Pocket Quicken Speaks to the Palm
Quicken, the leading personal finance software program, is now available in a version for Palm Powered handheld computers. People who own the little handheld computers can now track their personal finance information anytime and anywhere they go with the new Pocket Quicken 2.0.
The software connects to the desktop version and synchronizes to provide those who compute on-the-go with account balances, credit limits, transaction histories, exchange rates, and more. Set-up is simple with a single press of the HotSync® button which transfers full account details, past transactions, categories, classes, currencies, and memorized payees between the handheld and the desktop computers.
The user may use the handheld computer to enter transactions, perform various sorts of data, and to access contact names, phone numbers, and other information.
Pocket Quicken can access several years of data while only using a small fraction of available memory on the handheld.
New features of the program include budget maintenance, foreign currency support, a security feature that requires a Personal Identification Number (PIN) for access, color support, the option of showing either the current or the ending balance when viewing accounts, and a built-in calculator.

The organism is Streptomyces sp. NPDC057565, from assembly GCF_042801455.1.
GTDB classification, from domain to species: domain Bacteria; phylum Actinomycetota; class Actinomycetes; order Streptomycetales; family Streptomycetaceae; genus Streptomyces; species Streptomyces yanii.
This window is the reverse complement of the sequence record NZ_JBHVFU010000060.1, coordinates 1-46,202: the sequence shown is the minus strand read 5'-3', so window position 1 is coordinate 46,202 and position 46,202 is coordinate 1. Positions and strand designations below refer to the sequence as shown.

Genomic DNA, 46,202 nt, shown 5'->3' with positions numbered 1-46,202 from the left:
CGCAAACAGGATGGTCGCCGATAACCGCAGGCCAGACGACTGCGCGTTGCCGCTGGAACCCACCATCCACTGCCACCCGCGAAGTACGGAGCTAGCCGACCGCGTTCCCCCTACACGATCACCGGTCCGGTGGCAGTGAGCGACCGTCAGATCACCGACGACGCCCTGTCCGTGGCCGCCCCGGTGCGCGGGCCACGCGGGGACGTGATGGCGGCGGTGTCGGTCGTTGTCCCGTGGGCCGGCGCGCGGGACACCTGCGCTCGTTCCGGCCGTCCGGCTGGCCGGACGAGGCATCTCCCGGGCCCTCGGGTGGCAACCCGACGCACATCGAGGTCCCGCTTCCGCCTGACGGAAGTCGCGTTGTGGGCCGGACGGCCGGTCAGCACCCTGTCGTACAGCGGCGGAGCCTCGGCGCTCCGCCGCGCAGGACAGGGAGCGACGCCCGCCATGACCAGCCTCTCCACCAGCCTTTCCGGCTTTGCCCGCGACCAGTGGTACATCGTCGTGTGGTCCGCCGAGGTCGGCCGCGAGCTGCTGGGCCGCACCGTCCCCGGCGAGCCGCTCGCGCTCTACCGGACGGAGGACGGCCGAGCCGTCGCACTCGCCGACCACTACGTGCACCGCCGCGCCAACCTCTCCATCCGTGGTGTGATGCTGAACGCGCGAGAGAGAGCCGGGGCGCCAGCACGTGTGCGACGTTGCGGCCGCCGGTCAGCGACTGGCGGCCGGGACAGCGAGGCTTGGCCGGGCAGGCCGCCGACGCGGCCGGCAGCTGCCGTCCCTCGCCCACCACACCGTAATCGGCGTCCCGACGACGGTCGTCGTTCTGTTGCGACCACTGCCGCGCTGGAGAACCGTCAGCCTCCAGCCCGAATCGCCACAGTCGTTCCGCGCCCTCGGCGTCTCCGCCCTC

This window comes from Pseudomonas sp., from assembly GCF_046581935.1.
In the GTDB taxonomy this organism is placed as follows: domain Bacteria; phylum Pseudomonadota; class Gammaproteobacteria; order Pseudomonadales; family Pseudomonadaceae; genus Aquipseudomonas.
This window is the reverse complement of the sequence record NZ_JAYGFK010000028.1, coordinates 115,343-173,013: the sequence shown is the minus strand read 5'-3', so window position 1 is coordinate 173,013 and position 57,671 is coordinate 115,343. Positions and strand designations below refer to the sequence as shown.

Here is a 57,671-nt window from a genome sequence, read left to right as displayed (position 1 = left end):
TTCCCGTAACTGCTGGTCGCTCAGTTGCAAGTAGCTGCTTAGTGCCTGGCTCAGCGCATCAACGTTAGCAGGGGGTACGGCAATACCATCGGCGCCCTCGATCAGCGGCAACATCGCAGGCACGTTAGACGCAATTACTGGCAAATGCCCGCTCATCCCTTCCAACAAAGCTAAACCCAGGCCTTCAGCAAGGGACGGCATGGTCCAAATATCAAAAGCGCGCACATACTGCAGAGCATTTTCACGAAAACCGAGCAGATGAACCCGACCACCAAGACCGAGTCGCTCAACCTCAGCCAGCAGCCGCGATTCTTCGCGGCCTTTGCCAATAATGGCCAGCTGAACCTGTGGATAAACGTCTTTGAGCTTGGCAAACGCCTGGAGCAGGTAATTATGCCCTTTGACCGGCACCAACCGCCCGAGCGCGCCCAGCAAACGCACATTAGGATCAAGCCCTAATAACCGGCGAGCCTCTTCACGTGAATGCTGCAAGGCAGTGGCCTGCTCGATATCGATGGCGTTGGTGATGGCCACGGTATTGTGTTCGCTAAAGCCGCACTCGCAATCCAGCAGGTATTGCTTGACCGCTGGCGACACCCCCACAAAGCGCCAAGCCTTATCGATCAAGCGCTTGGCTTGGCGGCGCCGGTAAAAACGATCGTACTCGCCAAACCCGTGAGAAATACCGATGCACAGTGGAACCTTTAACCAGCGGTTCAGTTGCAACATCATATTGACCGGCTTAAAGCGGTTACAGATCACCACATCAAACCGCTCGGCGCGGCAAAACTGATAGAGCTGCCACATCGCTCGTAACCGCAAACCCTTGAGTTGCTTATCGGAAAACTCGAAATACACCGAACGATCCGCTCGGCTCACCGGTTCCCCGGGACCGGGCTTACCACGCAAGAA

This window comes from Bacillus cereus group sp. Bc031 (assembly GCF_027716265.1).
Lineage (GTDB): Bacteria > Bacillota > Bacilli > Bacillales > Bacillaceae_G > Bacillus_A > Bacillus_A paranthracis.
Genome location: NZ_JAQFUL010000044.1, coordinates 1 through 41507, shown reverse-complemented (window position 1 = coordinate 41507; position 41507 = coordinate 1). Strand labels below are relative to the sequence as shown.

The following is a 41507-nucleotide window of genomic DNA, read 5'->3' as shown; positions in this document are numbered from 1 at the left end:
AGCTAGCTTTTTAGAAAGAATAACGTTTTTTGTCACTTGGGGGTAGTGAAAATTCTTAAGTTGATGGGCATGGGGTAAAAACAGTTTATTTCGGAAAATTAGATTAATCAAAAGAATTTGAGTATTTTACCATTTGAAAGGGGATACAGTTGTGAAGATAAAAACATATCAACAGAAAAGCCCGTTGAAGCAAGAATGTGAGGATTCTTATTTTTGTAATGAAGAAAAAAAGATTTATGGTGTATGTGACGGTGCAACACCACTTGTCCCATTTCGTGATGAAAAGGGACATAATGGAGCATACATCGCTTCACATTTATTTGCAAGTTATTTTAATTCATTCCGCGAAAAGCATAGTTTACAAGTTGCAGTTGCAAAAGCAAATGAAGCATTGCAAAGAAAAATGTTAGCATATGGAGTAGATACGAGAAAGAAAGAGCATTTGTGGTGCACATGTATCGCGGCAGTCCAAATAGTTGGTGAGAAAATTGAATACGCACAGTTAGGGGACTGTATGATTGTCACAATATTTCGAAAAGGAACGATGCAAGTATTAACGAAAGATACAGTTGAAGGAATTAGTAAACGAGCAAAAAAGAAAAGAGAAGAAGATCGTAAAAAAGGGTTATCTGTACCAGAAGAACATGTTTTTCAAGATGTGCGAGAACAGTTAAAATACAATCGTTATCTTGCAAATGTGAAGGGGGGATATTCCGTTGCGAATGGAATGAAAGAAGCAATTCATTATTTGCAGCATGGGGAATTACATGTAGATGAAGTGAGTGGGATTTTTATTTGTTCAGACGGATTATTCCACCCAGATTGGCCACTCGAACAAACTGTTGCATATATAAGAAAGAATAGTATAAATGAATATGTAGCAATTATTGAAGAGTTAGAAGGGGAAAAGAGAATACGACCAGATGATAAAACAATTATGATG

It is reported that Big Five accounting firm PricewaterhouseCoopers will begin recommending Palm handhelds to clients as a way to increase profits by making employees more productive. The two companies will work together to help businesses incorporate handhelds into their existing information-technology systems. They also will develop and market products that give companies mobile access to existing software, such as customer relationship management and enterprise resource planning programs.
Pocket Quicken can be downloaded. Retail cost is $39.95, and special upgrading pricing is available for owners of Pocket Quicken 1.0. Pocket Quicken 2.0 supports all US and Canadian versions of Quicken 99 and later versions.
Voice of the Editor
Which isn’t completely true. I mean, occasionally I drop by when I manage to sneak out of the nonstop frat party over at Going Concern, but I’m mostly a wallflower over there. I’m happy to say that I’ve been given express permission (or explicit orders, if you like) to wander over here to AccountingWEB more often.
Why is that, you might ask? My job is to replace the irreplaceable Gail Perry as Editor-in-Chief. What does that mean? I don’t really know! I think it’ll be fun getting a feel for things, throwing in my own thoughts here and there, and listening to the discussions you’re having about the accounting profession.